Ian Spencer, M.A. writes: I am a Los Angeles based psychotherapist working in Echo Park. I did my undergraduate studies at Bennington College and received a BA in Literature. I completed my graduate studies at Pacifica Graduate Institute in Santa Barbara focusing on Depth Psychology. I am a LMFT with a MA in Counseling Psychology. I did my clinical training and internship downtown at the Midnight Mission working with chronically un-housed individuals with dual-diagnosis’ and at the Children’s Institute in the Compton/Watts office focusing on home visits with families and school age children. Between undergraduate and graduate I worked as a film editor for two decades. I was present and active during the birth of reality TV and watched it evolve into the multi headed beast it is today – broadcast, streaming, YouTube, Facebook, Instagram, Snapchat and Tik-Tok. As an editor I had a unique window into this new form of storytelling where the stars were not professionals who only pretended to be someone else, but amateurs who became stars for just being themselves. Even before I became interested in changing my career I was aware that this new medium represented a psychological shift in the way the culture was understanding itself and reflecting itself. I knew we weren’t making documentaries, but we weren’t making fictions either. In addition it was clear that the effects of the fame was different for reality TV stars than professional actors – a reality TV star was someone who put their real emotional states on the screen for entertainment – emotional gladiators of sorts. The harder they battle the more they are loved or hated, often to devastating psychological consequence. It was after my training as a psychotherapist that I began to realize that reality TV held the shadow material for our culture, and as such it was no wonder that those who lived in shadow material paid a heavy price. It was this population that I became interested in treating.

Social media and other platforms have grown up interwoven with reality TV. Now anyone with an internet connection has the possibility of becoming internet famous. One viral moment on Instagram, YouTube or Twitter can change the course of a life. There are hundreds of thousands of people across the globe who would love nothing more than to have the spotlight of the world shown on them, yet most are unprepared for the true cost of this kind of attention. Celebrity brings a flood of projections upon the star. These projections are powerful and often succeed in destroying the stability of the receiver’s Psyche – Jim Morrison, Jimi Hendrix, Janis Joplin, Elizabeth Taylor, Michael Jackson, Lindsay Lohan, Brittany Spears, to name just a few. In addition single projections can be fatal such as the murder of John Lennon. The smartphone essentially takes projections from fans and creates a lazer-beam that focuses them directly into the user’s eyes. If you are an Influencer or otherwise a ‘star’ of an internet platform you will be exposed to many of the same challenges that Reality TV stars are exposed to.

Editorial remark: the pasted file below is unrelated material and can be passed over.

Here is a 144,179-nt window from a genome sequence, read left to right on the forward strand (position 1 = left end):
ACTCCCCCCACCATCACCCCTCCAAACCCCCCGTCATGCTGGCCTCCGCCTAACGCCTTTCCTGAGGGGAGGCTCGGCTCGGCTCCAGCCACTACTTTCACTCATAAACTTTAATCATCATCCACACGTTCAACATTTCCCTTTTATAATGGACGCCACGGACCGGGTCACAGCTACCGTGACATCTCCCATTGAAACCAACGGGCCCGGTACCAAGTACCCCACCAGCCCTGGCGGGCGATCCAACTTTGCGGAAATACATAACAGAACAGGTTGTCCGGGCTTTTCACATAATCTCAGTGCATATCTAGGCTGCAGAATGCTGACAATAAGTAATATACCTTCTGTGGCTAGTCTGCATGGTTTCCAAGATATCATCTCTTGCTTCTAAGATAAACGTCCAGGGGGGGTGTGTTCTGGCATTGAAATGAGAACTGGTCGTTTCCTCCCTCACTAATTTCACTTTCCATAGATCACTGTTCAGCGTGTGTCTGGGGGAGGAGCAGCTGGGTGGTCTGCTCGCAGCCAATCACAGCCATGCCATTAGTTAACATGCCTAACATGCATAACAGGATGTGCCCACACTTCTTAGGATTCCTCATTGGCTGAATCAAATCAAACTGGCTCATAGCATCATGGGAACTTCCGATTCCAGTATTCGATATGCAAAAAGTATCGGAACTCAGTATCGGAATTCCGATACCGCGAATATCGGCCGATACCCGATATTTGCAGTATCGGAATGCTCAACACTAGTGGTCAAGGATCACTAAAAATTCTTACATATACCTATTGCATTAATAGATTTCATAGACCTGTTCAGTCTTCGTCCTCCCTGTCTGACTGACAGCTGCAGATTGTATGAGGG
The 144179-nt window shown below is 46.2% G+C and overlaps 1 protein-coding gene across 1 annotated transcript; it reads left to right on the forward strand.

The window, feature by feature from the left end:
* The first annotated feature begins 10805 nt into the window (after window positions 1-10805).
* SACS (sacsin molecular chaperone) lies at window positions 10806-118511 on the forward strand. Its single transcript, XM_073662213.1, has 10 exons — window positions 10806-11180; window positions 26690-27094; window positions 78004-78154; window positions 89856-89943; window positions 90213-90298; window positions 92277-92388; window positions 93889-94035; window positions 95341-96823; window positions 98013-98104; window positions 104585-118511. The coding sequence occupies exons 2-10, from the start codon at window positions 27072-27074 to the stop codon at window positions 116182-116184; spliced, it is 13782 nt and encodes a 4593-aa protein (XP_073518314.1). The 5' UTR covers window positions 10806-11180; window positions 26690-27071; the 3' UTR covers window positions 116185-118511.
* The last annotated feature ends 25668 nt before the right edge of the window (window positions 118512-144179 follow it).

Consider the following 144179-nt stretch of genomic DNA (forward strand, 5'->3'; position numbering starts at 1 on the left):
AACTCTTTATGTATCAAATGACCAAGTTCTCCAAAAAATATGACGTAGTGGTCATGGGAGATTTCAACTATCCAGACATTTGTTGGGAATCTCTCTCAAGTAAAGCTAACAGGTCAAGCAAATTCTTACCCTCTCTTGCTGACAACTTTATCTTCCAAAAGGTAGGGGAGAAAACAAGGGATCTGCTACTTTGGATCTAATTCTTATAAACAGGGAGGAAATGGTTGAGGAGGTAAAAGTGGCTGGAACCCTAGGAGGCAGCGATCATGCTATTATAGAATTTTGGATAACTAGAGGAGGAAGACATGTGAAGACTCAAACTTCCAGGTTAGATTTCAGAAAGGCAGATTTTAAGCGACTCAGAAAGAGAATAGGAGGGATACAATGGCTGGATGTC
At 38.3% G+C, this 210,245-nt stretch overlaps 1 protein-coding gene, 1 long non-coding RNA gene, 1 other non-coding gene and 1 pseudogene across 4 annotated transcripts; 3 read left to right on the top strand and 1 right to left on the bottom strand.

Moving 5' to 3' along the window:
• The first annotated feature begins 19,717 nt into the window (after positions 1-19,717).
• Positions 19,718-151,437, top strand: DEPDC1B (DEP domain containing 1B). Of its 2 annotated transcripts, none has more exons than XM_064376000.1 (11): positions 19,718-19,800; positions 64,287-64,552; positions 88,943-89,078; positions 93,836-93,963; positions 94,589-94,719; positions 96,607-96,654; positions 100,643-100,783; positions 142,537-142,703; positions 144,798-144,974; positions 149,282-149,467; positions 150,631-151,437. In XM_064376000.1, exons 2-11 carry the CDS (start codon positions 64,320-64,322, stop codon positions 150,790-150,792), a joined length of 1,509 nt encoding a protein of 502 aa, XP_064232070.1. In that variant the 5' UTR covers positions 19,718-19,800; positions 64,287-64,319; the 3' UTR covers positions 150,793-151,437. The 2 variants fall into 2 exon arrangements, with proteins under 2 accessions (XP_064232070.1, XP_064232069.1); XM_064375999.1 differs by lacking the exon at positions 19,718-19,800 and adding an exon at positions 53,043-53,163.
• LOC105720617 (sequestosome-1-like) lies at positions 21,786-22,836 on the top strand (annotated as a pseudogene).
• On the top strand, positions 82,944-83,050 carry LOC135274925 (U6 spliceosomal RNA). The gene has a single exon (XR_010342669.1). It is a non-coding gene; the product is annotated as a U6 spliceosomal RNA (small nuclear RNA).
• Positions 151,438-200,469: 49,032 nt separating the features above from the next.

The healing community is lagging behind in its understanding of the vulnerability social platforms present to our psyche. Most are focused on defending our social norms against smart phones – a battle I compare to past generations who burned comic books or Jazz records. This defensive attitude is reasonable considering that the digital revolution is threatening our understanding of reality by disrupted everything we thought was solid – our workplace, our parenting, our privacy, our leisure activities, our romance, even our therapy services. Our human endeavors are all strategies evolved over the millennia to contain the energy of our consciousness – work, play, religion, intimacy and art are the vessles that define us and ground our reality. Each time a new hill is crested there is a psychic dilemma that must be overcome – I am reminded of the opening scene of Stanley Kubrick’s 2001 Space Odyssey when the early humans are startled to find the perfect black obelisk and the psychotic episode it inspires in them. Reality TV and the sister tech platforms of our new social mirror are just such a black obelisk. 

His blog can be found at https://therealitytvtherapist.com/

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David Van Nuys, PhD
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